“In the end, people just want love and respect,” Furlong explains with the wisdom of the ages. And that’s the moral of this story. —Steven Leigh Morris


System shock: Brothers Mitchell and
Robert arrived at this Hollywood
parking lot eight hours early to catch
their favorite band, System of a Down.
What they, and several thousand others, got was a long, hot delay and
billy-club-brandishing rent-a-cops. When word came down that the fire
marshal was putting the kaibash on the free concert, shit got crazy: rubber bullets, tear gas, horses, busted windows and six arrests. System’s gear? Gone, stolen, destroyed. Happy Labor Day. Photo by Virginia Lee Hunter

Utopia: Burning Down the House

Since 1995, a sub-community called “M*A*S*H*: The Ladies Militia Forced Aid Camp” has been the locus of gay activity at the Burning Man Festival in Nevada’s Black Rock Desert. The brainchild of Ggreg Taylor, a.k.a. “NAMBLA the clown,” the camp was designed as a gay-male ghetto amid the sprawl of the temporary city, which now accommodates 25,000. It’s a place where women straight, gay or bi are not so much unwelcome as irrelevant. When two friends of mine, a straight woman and a gay man, ventured in to check out one of its tents — the Jiffy Lube Lounge (“Get in. Get Off. Get Out.”) — they were gently discouraged. “What goes on in here?” the man asked a guy inside. “Um, just hanging out.” Later, my male friend went back alone and observed men having sex. Not surprising: Outside Jiffy Lube, participants had erected a 15-foot-high, motorized cardboard cartoon of two buff and grinning naked men, one on his knees, one standing up and thrusting in rhythm. My gay friend screamed with joy when we ran across it. “Look!” he said. “They’re butt-fucking!”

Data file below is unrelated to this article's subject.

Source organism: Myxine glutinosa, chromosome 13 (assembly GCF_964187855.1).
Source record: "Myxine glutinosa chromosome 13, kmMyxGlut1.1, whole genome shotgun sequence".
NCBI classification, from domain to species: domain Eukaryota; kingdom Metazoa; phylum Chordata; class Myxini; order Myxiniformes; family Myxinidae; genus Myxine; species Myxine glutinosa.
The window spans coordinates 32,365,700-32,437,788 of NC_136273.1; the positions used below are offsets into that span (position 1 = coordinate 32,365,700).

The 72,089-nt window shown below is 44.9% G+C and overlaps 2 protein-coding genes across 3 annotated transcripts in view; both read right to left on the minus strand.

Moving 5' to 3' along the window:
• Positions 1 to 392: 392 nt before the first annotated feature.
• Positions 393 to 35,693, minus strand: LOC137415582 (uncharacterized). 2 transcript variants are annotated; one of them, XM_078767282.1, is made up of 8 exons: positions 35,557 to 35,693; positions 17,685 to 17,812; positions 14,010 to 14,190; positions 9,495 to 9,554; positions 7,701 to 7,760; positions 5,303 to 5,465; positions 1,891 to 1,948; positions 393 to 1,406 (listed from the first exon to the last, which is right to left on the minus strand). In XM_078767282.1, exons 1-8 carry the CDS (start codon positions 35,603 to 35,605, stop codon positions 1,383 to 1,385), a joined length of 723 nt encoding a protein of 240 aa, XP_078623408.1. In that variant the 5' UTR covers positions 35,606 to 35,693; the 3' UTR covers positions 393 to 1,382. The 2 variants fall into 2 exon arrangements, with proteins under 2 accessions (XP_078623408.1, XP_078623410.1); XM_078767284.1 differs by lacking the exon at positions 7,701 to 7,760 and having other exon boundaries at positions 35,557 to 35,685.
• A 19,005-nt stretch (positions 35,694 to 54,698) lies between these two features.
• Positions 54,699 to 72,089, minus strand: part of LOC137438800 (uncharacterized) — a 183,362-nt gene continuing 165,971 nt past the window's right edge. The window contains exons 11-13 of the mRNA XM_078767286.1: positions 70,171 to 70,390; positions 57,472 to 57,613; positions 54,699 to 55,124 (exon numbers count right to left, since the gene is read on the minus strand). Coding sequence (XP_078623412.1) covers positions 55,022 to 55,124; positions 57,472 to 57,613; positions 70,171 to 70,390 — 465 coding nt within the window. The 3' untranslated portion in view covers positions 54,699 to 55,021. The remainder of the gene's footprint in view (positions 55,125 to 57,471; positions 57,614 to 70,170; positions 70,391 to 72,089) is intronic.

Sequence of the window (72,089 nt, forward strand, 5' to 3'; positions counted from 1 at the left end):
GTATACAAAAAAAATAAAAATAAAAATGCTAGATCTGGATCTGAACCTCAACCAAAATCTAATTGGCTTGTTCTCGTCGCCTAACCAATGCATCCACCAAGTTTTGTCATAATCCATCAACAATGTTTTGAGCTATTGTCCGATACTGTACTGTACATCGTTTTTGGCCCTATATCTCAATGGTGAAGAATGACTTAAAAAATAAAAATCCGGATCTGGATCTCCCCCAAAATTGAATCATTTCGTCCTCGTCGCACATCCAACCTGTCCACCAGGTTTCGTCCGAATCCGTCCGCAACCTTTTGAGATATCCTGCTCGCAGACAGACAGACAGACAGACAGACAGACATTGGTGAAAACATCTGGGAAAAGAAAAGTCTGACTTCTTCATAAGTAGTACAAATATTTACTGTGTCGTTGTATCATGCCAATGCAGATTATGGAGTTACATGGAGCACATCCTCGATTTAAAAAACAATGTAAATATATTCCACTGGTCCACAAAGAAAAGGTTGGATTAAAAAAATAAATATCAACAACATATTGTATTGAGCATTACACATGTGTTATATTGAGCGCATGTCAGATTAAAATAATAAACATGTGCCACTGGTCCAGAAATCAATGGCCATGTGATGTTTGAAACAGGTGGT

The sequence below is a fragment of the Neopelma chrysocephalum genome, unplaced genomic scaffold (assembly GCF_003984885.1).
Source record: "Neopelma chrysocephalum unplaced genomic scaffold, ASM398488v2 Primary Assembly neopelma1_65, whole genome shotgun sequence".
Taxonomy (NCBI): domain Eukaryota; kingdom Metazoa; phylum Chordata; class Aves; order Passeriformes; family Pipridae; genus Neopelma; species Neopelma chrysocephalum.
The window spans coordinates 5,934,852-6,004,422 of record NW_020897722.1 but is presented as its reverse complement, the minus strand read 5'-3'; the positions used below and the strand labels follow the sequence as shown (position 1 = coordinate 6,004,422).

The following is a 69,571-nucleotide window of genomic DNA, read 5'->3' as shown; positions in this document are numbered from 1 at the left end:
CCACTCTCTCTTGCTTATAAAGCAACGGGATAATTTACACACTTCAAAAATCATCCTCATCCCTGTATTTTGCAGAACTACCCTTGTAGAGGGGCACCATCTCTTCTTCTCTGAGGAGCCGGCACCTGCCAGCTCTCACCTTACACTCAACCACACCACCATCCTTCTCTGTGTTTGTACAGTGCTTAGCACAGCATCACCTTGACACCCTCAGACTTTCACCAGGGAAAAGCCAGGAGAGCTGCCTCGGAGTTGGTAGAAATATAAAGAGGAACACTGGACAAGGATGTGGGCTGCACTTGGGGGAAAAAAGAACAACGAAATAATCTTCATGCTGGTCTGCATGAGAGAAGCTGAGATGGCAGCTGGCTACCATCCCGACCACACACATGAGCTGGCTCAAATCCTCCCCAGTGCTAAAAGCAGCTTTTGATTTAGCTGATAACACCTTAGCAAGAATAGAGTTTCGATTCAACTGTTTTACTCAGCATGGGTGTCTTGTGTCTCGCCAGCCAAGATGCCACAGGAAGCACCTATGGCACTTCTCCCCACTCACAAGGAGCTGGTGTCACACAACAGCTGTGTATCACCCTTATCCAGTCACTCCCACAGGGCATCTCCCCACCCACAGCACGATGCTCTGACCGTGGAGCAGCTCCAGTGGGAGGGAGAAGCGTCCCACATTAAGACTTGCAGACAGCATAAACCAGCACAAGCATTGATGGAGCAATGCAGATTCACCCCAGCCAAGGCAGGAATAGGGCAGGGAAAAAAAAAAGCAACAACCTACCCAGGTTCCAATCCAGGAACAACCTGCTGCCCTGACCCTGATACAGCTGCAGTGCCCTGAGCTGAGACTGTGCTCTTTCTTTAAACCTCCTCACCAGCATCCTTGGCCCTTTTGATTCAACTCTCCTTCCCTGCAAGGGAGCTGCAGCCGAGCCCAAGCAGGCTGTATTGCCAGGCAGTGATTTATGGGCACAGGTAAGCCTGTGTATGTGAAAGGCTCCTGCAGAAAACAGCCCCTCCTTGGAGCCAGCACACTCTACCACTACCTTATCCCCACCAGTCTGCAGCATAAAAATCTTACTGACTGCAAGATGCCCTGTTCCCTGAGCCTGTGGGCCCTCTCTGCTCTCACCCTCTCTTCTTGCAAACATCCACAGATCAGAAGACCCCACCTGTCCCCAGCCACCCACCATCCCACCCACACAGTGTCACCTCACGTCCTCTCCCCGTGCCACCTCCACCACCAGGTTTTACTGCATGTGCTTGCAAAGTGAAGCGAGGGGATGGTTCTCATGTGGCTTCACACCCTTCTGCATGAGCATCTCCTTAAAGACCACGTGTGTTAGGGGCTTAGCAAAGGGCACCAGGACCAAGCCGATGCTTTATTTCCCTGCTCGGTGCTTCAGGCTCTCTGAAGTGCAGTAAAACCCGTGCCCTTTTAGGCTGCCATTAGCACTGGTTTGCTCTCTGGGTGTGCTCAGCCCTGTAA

As of Wednesday night, the art in front of Jiffy Lube was the wittiest thing in Black Rock City, subversive and raw. It stood as a slaphappy expression of identity, the likes of which were hard to find on this year’s playa. The official Burning Man theme of 2001, Shakespeare’s “Seven Ages of Man,” proved too cumbersome and abstract to yield much ingenious art. In contrast to last year’s theme of “The Body”, which set large roving heads loose to roam the playa among alimentary canals made of PVC and looming plaster testicles, this year’s art smacked of state-sponsorship — the state being the Burning Man organization itself, which awards grants to promising participants. Impressive installations, from a maze to a mausoleum, seemed formal and goal-oriented. But the Jiffy Lube scene was blissfully free of messages about faux-spirituality or community building. It was simply funny, nasty and defiantly frank.